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Publisher's Summary

The Cornish Foundation, set up with money left by the late art expert, collector, and notable eccentric Francis Cornish, must choose a worthy undertaking upon which to expend a portion of its considerable funds. It is decided that the Foundation will fund the doctoral work of one Hulda Schnakenburg: a grumpy, difficult, and extraordinarily talented music student. Her task is to complete the score of an unfinished opera by the Romantic composer E. T. A. Hoffmann.Additionally, and against all common sense, the Foundation will undertake to stage the opera, entitled Arthur of Britain or The Magnanimous Cuckold. As the production takes shape, Hoffmann's restless spirit hovers rather too close for comfort, and his dictum "The lyre of Orpheus opens the door of the underworld" proves prophetic for many a participant as their lives begin to resemble the opera's plot.
©1988 Robertson Davies; (P)1996 Blackstone Audio, Inc.
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Critic Reviews

"With his wonderfully complex yet controlled plot, deft portrayal of eccentric characters, and great wit, Davies effectively satirizes the world of universities and foundations." (Library Journal)
"[Davidson] provides an intelligent, expressive, well-paced rendering of the narrative...as well as vivid impersonations of the characters." (AudioFile)
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Customer Reviews

Most Helpful

By Suzanne Haraburd on 04-14-10

A worthy successor to Dickens.

Robertson Davies is a recent discovery and what a treasure! The Lyre of Orpheus is my second favorite book of his, not far behind the first book in this trilogy, The Rebel Angels, both of them comic masterpieces. The middle book, What's Bred in the Bone, begins with a very boring exposition of the class origins of the central character, Francis Cornish. When Francis grows up, the books gets much more interesting. You need all three books for the third book to have its maximum impact. Frederick Davidson (a/k/a David Case), my favorite narrator, makes these books come alive. Well worth your time!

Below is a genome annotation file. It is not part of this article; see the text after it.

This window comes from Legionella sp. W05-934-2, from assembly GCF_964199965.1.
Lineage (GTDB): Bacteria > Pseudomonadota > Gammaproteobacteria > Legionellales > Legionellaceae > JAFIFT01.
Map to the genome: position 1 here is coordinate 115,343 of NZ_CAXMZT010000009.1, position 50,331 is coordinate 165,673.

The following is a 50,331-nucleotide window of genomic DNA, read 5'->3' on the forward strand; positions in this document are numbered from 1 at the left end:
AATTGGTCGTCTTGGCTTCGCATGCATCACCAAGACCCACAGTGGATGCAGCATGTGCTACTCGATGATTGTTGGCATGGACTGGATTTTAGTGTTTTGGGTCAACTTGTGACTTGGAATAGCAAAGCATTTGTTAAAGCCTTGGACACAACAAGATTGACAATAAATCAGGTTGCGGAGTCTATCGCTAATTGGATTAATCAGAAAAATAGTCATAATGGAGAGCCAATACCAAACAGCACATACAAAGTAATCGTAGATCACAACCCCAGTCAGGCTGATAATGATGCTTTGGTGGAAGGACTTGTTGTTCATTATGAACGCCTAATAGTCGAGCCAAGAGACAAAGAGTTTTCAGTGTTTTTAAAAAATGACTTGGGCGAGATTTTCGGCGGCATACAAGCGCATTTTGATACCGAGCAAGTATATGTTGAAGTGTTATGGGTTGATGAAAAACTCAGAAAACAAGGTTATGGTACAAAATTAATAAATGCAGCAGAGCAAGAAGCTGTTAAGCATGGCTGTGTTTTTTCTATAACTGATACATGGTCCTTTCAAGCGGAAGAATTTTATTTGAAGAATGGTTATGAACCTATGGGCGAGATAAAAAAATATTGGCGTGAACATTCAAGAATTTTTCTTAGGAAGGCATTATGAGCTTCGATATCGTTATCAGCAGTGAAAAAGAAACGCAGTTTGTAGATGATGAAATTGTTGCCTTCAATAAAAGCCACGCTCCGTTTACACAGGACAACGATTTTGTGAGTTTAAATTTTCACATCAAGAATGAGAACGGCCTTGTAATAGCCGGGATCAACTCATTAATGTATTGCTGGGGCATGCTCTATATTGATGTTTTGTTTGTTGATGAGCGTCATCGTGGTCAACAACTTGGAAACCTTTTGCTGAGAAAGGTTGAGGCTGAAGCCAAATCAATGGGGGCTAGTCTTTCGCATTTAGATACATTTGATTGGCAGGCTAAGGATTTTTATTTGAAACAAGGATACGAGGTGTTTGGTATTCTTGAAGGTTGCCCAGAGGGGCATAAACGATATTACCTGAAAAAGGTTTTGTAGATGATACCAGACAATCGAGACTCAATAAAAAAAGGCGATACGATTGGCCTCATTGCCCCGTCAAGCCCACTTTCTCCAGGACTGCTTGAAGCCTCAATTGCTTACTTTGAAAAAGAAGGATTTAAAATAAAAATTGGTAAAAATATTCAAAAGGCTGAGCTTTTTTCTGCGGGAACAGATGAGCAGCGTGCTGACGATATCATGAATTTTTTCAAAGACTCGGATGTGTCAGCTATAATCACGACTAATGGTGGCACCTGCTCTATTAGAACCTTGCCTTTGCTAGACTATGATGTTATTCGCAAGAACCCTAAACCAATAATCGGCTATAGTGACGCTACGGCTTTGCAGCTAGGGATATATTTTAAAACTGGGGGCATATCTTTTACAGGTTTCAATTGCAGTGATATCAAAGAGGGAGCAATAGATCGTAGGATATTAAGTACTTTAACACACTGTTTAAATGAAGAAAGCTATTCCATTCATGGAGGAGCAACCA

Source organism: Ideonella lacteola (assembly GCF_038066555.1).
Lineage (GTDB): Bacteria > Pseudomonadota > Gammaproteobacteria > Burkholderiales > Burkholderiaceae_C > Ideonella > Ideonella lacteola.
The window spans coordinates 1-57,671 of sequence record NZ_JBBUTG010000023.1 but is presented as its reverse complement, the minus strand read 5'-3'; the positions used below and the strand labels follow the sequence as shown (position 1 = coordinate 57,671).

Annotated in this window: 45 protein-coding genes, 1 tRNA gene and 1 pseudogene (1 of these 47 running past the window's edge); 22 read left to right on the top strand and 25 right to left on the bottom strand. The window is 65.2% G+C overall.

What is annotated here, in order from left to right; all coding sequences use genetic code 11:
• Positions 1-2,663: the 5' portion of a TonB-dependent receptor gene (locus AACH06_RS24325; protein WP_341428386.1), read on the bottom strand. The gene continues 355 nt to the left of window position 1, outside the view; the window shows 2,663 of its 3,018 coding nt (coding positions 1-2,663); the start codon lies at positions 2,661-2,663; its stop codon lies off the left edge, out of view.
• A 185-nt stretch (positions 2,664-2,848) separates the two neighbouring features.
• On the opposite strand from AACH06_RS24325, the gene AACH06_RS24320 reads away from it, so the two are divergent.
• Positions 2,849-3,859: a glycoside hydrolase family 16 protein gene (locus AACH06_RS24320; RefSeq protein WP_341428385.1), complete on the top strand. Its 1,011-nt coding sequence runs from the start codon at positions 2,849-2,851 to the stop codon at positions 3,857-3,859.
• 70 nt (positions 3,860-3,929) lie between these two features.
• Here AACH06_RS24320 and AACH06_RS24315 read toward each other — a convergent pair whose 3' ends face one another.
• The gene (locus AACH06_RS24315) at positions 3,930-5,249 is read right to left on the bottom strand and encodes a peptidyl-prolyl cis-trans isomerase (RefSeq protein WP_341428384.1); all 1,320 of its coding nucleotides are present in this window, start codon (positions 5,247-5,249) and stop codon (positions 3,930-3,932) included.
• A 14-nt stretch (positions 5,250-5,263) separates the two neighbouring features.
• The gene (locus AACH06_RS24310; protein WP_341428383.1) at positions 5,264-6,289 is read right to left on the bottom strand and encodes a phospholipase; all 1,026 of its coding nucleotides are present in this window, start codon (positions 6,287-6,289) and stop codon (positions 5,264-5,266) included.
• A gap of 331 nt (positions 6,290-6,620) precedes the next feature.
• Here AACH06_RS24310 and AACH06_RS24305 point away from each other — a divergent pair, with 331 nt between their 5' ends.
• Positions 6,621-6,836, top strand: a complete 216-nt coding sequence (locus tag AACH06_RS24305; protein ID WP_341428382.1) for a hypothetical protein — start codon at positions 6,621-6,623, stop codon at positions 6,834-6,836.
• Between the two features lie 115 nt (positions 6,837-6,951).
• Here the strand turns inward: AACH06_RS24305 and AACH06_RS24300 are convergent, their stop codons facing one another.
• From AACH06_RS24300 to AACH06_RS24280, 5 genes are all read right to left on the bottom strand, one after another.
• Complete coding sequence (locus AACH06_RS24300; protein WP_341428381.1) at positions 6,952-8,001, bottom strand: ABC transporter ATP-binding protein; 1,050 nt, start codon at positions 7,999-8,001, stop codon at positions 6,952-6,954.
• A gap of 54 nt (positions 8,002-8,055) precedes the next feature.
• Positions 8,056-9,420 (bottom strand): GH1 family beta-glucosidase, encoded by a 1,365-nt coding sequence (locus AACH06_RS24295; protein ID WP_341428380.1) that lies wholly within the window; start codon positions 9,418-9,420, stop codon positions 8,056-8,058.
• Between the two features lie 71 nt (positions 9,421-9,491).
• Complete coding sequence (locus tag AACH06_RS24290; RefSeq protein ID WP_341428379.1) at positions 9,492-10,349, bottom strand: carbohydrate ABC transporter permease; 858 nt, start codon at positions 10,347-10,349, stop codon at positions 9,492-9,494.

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By Alison Victoria on 01-02-10

Great book, narration so so

I love Robertson Davies, although I think the first two of the Cornish Trilogy are better. However, I took one star off for the narration. It is very difficult to imitate accents and the narrator tries too hard. He is irregular in many of the accents and the worst is Geraint Powell. Sometimes he uses a vaguely British accent and other times he uses an Indian accent. It gets in the way of the story, unfortunately. He would have done better just reading the story and not trying to make it a one-man play. This is a book that is clearly part of a trilogy. It should be read after the first two. Robertson Davies's characters have stayed in my mind through the years like old friends.

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2 of 2 people found this review helpful

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